Here are the players I ranked 31st thru 40th:
|31||Pete Alexander||1133||P 6|
|32||Roger Clemens||1132||P 7|
|33||Warren Spahn||1130||P 8|
|34||Nap Lajoie||1129||2B 4|
|35||Yogi Berra||1095||C 2|
|36||Cal Ripkin Jr.||1090||SS 3|
|37||Jimmy Foxx||1083||1B 3|
|38||Steve Carlton||1080||P 9|
|39||Lefty Grove||1075||P 10|
|40||Gaylord Perry||1074||P 11|
I was thinking of doing the rankings with a different WAR formula which would have included more prime and a clutch formula. However, I went thru the first 25 first basemen and it didn’t really change the standing that much practically for top players. I think I will just keep working thru the players as the exact place in the standings isn’t that important. It was easy to add the old information, but it was hard to adjust the penalties, such as timeline penalties and bonuses, based on percentage.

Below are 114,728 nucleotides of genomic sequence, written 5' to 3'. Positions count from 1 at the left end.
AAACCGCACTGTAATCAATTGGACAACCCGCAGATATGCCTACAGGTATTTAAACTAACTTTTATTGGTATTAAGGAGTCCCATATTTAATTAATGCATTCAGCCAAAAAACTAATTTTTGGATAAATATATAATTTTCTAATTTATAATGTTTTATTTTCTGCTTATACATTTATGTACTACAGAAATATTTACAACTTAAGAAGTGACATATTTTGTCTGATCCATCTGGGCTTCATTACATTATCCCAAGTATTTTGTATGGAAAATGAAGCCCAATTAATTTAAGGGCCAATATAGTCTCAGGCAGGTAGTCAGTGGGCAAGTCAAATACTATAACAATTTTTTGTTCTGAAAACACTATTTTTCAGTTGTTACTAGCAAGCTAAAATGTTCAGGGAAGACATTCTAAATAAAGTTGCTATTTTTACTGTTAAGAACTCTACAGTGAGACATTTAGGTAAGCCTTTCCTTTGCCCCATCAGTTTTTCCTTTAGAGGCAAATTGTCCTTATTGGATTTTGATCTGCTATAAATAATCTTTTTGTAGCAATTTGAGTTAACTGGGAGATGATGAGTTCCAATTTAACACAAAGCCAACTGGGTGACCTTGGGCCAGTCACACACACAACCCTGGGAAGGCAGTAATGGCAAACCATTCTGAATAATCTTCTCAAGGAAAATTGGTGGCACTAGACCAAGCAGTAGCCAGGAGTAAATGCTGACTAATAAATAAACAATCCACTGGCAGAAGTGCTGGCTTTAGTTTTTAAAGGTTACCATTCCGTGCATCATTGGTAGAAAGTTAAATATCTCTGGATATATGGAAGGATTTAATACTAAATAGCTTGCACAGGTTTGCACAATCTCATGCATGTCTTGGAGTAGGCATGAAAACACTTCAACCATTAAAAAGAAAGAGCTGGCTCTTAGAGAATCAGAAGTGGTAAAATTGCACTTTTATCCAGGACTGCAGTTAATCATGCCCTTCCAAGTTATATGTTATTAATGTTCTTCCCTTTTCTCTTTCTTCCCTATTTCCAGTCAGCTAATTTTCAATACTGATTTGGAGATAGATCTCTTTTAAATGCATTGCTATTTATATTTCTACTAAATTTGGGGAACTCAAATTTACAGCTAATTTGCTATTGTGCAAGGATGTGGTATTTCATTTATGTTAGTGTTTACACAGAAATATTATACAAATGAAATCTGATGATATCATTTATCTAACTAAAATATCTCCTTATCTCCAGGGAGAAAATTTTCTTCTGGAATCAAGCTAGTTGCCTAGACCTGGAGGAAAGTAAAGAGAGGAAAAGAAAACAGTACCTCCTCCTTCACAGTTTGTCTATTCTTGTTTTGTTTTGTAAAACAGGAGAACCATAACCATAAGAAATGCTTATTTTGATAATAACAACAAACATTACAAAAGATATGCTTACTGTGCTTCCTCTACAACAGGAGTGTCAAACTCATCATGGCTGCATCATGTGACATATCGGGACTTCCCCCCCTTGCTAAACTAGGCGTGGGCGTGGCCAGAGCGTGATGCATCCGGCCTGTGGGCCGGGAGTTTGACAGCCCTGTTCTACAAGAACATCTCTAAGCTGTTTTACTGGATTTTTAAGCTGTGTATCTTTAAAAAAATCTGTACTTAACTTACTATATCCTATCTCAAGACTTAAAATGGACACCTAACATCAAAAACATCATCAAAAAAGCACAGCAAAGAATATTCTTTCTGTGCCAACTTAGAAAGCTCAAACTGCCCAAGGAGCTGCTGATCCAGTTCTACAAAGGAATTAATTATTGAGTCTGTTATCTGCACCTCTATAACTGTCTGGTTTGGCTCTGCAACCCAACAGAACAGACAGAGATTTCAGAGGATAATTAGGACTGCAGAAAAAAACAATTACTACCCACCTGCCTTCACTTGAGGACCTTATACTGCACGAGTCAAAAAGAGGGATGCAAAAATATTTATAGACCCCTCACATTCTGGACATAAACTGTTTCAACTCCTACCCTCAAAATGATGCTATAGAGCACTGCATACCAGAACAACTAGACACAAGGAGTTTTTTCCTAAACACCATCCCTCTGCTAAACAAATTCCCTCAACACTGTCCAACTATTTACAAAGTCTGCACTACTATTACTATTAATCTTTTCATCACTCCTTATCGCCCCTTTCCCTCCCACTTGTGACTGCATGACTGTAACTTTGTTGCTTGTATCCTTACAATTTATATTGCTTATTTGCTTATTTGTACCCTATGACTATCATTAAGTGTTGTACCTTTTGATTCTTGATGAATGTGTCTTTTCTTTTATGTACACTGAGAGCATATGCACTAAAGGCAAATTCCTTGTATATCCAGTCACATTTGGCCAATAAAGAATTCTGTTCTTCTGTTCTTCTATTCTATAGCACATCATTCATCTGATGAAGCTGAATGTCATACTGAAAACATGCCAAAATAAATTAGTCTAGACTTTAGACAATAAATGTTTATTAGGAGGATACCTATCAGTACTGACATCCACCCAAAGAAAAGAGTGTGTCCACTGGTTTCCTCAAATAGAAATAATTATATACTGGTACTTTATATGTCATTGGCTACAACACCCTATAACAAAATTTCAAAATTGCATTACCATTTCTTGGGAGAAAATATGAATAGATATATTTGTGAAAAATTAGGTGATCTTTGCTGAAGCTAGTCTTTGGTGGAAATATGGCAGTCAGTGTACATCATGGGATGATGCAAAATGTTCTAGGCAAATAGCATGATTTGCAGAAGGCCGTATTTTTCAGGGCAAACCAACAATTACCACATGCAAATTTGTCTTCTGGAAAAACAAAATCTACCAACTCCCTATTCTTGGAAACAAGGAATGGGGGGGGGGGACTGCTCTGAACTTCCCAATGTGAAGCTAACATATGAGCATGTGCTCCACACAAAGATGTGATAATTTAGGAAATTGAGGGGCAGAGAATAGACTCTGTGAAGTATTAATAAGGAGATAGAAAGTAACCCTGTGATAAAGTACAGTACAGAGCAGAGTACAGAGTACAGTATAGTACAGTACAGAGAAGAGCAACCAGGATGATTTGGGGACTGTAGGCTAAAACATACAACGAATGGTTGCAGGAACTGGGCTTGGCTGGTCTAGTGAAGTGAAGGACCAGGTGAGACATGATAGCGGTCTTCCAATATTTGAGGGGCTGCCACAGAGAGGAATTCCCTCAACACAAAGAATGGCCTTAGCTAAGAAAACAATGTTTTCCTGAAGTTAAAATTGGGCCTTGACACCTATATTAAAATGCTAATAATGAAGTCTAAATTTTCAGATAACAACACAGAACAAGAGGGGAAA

One thing I learned was that I was glad I gave a heavy penalty for the 19th century players. The top three first basement in the 19th Century, Roger Conner, Cap Anson and Dan Brouthers had a big gain with the new WAR formula as they had a high win loss percentage. I think it was because the league as a whole wasn’t strong, so it was easier for 19th Century players to stand out. I will write more on this when we get to Roger Conner who is number 158 on my list.
For these 10 players, the most interesting thing is six are pitchers. I think Nap Lajoie is a little high but that is the way the figures came out. Yogi Berra is a little low, but I gave catchers plenty of bonus points. Gaylord Perry was a surprise, but he had a long career and my formula rates career value higher.